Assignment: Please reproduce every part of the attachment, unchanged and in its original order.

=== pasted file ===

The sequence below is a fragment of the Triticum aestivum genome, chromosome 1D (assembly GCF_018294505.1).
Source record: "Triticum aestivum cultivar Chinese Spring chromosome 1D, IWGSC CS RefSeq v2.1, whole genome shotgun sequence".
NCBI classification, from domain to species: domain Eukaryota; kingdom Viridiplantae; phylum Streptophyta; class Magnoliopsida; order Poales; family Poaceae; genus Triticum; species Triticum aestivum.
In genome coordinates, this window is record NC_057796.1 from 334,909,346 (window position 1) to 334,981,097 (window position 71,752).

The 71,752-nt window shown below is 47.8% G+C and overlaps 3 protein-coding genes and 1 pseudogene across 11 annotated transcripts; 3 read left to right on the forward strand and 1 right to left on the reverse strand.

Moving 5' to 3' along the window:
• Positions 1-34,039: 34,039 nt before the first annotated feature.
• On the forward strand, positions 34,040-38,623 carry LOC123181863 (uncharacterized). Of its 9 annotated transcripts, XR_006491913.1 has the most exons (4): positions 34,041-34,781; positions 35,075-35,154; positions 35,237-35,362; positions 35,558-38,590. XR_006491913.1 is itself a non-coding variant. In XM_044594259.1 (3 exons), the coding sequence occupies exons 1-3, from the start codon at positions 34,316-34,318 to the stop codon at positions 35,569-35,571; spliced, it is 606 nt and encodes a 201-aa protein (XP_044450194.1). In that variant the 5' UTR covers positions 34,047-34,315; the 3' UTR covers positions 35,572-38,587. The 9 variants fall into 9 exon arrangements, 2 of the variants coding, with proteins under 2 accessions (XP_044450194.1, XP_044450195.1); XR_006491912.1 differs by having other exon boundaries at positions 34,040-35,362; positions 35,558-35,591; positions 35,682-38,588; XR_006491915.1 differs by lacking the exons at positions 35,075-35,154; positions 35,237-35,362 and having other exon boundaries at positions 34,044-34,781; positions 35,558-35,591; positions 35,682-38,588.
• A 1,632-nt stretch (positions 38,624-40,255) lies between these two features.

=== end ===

The sequence below is a fragment of the Triticum aestivum genome, chromosome 1D (assembly GCF_018294505.1).
Source record: "Triticum aestivum cultivar Chinese Spring chromosome 1D, IWGSC CS RefSeq v2.1, whole genome shotgun sequence".
NCBI classification, from domain to species: domain Eukaryota; kingdom Viridiplantae; phylum Streptophyta; class Magnoliopsida; order Poales; family Poaceae; genus Triticum; species Triticum aestivum.
In genome coordinates, this window is record NC_057796.1 from 334,909,346 (window position 1) to 334,981,097 (window position 71,752).

The 71,752-nt window shown below is 47.8% G+C and overlaps 3 protein-coding genes and 1 pseudogene across 11 annotated transcripts; 3 read left to right on the forward strand and 1 right to left on the reverse strand.

Moving 5' to 3' along the window:
• Positions 1-34,039: 34,039 nt before the first annotated feature.
• On the forward strand, positions 34,040-38,623 carry LOC123181863 (uncharacterized). Of its 9 annotated transcripts, XR_006491913.1 has the most exons (4): positions 34,041-34,781; positions 35,075-35,154; positions 35,237-35,362; positions 35,558-38,590. XR_006491913.1 is itself a non-coding variant. In XM_044594259.1 (3 exons), the coding sequence occupies exons 1-3, from the start codon at positions 34,316-34,318 to the stop codon at positions 35,569-35,571; spliced, it is 606 nt and encodes a 201-aa protein (XP_044450194.1). In that variant the 5' UTR covers positions 34,047-34,315; the 3' UTR covers positions 35,572-38,587. The 9 variants fall into 9 exon arrangements, 2 of the variants coding, with proteins under 2 accessions (XP_044450194.1, XP_044450195.1); XR_006491912.1 differs by having other exon boundaries at positions 34,040-35,362; positions 35,558-35,591; positions 35,682-38,588; XR_006491915.1 differs by lacking the exons at positions 35,075-35,154; positions 35,237-35,362 and having other exon boundaries at positions 34,044-34,781; positions 35,558-35,591; positions 35,682-38,588.
• A 1,632-nt stretch (positions 38,624-40,255) lies between these two features.